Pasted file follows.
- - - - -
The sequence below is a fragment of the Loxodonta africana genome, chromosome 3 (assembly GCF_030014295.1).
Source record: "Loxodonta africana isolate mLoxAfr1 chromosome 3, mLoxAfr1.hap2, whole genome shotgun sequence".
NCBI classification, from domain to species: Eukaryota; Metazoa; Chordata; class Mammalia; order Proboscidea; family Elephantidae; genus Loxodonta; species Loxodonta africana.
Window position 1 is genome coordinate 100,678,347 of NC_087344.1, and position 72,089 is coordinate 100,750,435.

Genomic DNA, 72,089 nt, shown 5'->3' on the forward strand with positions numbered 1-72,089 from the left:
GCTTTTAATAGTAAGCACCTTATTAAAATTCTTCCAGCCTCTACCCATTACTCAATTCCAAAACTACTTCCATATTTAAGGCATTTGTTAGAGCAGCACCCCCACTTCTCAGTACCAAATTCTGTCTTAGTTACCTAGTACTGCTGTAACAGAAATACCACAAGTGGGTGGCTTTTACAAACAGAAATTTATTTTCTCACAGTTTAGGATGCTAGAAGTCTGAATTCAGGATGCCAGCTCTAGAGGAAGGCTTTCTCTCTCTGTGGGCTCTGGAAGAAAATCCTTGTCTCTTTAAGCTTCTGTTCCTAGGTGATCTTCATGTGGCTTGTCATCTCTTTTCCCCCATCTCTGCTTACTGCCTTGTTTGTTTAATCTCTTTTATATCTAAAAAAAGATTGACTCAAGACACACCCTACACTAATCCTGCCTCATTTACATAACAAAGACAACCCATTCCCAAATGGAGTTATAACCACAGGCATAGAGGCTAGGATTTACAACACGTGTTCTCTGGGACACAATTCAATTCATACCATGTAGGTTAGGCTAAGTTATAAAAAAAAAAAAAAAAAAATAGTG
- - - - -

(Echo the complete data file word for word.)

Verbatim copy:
The sequence below is a fragment of the Loxodonta africana genome, chromosome 3 (assembly GCF_030014295.1).
Source record: "Loxodonta africana isolate mLoxAfr1 chromosome 3, mLoxAfr1.hap2, whole genome shotgun sequence".
NCBI classification, from domain to species: Eukaryota; Metazoa; Chordata; class Mammalia; order Proboscidea; family Elephantidae; genus Loxodonta; species Loxodonta africana.
Window position 1 is genome coordinate 100,678,347 of NC_087344.1, and position 72,089 is coordinate 100,750,435.

Genomic DNA, 72,089 nt, shown 5'->3' on the forward strand with positions numbered 1-72,089 from the left:
GCTTTTAATAGTAAGCACCTTATTAAAATTCTTCCAGCCTCTACCCATTACTCAATTCCAAAACTACTTCCATATTTAAGGCATTTGTTAGAGCAGCACCCCCACTTCTCAGTACCAAATTCTGTCTTAGTTACCTAGTACTGCTGTAACAGAAATACCACAAGTGGGTGGCTTTTACAAACAGAAATTTATTTTCTCACAGTTTAGGATGCTAGAAGTCTGAATTCAGGATGCCAGCTCTAGAGGAAGGCTTTCTCTCTCTGTGGGCTCTGGAAGAAAATCCTTGTCTCTTTAAGCTTCTGTTCCTAGGTGATCTTCATGTGGCTTGTCATCTCTTTTCCCCCATCTCTGCTTACTGCCTTGTTTGTTTAATCTCTTTTATATCTAAAAAAAGATTGACTCAAGACACACCCTACACTAATCCTGCCTCATTTACATAACAAAGACAACCCATTCCCAAATGGAGTTATAACCACAGGCATAGAGGCTAGGATTTACAACACGTGTTCTCTGGGACACAATTCAATTCATACCATGTAGGTTAGGCTAAGTTATAAAAAAAAAAAAAAAAAAATAGTG